Intermediate notes pulled the Treasury market lower yesterday as the indigestion caused by Wednesday's poorly bid five-year note auction led to widespread selling.
But after a session of whipsaw trading, short-term and intermediate note prices closed well above their lows and long-term prices were slightly higher on the day.
Traders attributed the market's partial recovery to good retail buying and the continuing flow of money coming from the mortgage-backed securities market.
Late in the afternoon, the 30-year bond was up 2/32 and yielded 7.43%, while seven-year and 10-year notes were both 1/4 point lower.
The new 5 1/2% five-year note was the worst performer on the curve, down 10/32 on the day to yield 5.71%, far above the 5.56% average at yesterday's auction. That price decline would have meant a loss of about $650,000 for a trader who bought $100 million of the notes at the auction and was still holding onto them 24 hours later.
"Those who bought the auction [Wednesday] are having a very, very serious problem," said Anthony Karydakis, senior financial economist at First Chicago Securities. "Dealers took down the paper at the highs and retail was just not there."
A government note trader said the selling began with five-years and then spread to other notes and bonds because "lower prices tend to bring in sellers."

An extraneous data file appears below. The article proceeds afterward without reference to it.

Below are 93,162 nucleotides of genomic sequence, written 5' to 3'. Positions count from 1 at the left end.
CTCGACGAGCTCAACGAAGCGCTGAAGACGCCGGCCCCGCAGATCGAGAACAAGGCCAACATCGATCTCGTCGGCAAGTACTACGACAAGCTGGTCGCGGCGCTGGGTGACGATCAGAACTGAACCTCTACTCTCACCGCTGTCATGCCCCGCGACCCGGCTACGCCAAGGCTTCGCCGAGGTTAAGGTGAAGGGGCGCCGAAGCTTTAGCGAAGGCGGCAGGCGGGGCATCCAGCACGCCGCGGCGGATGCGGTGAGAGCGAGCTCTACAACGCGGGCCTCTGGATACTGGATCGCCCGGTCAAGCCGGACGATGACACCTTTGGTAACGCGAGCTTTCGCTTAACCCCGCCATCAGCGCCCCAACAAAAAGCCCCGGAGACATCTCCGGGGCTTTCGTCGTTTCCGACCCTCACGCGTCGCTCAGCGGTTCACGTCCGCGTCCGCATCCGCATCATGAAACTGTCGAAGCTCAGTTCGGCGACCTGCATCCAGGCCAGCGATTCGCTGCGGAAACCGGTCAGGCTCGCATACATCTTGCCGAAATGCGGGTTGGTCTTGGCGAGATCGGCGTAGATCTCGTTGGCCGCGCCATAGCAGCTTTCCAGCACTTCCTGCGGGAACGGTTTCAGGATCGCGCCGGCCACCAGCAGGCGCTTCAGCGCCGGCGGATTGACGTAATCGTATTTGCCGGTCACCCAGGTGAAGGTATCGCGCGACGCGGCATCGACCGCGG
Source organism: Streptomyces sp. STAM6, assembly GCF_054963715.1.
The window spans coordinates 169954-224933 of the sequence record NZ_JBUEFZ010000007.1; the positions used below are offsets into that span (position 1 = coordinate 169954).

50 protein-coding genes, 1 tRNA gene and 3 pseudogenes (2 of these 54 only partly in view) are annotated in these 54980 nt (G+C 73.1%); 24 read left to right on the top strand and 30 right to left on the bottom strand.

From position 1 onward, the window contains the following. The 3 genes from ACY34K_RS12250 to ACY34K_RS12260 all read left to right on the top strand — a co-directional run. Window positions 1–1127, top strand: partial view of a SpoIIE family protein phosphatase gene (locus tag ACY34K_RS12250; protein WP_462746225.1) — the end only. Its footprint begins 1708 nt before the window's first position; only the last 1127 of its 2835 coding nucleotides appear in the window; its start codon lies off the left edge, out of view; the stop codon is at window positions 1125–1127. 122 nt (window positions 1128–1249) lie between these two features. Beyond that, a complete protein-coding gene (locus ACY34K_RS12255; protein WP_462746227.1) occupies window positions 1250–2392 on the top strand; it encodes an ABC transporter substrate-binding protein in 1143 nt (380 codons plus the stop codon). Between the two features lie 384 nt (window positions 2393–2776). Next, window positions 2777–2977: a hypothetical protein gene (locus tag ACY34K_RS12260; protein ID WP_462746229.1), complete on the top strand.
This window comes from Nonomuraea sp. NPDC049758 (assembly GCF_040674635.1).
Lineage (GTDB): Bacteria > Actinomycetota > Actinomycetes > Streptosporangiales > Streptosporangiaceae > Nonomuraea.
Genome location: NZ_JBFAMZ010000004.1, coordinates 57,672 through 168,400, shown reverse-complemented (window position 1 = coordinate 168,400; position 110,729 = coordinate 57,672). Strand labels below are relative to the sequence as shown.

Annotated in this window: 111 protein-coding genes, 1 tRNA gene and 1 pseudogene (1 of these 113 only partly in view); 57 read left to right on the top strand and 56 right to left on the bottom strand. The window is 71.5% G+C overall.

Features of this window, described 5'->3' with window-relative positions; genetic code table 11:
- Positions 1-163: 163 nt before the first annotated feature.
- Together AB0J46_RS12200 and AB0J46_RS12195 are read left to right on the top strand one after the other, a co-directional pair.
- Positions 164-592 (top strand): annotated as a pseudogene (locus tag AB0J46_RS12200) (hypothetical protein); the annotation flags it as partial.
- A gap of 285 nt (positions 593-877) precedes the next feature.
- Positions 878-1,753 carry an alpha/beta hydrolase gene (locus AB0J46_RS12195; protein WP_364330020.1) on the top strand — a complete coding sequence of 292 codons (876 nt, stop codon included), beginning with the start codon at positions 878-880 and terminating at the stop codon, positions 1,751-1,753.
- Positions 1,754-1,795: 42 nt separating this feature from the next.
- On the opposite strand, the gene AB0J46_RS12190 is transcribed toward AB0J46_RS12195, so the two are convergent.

Treasury prices declined in overseas trading as foreign investors continued the selling that began in New York on Wednesday after the five-year auction results were announced.
The market hit new lows after yesterday morning's mixed bag of indicators were released, but Mr. Karydakis said the economic news was just an excuse for the market to continue its correction.
"The market was overdone as a result of the week-long rally," he said, adding that the lower prices also reflect the fact the prices had not made any adjustment going into the supply.
Certainly prices continued to flip-flop throughout the session. Traders said the price action was choppy and spreads between various maturities seesawed frantically.
Bond traders agreed that the Treasury market, and particularly the long end, had benefited from cash coming in from the mortgage-backed market, where prices have tumbled because of worries about prepayment risk.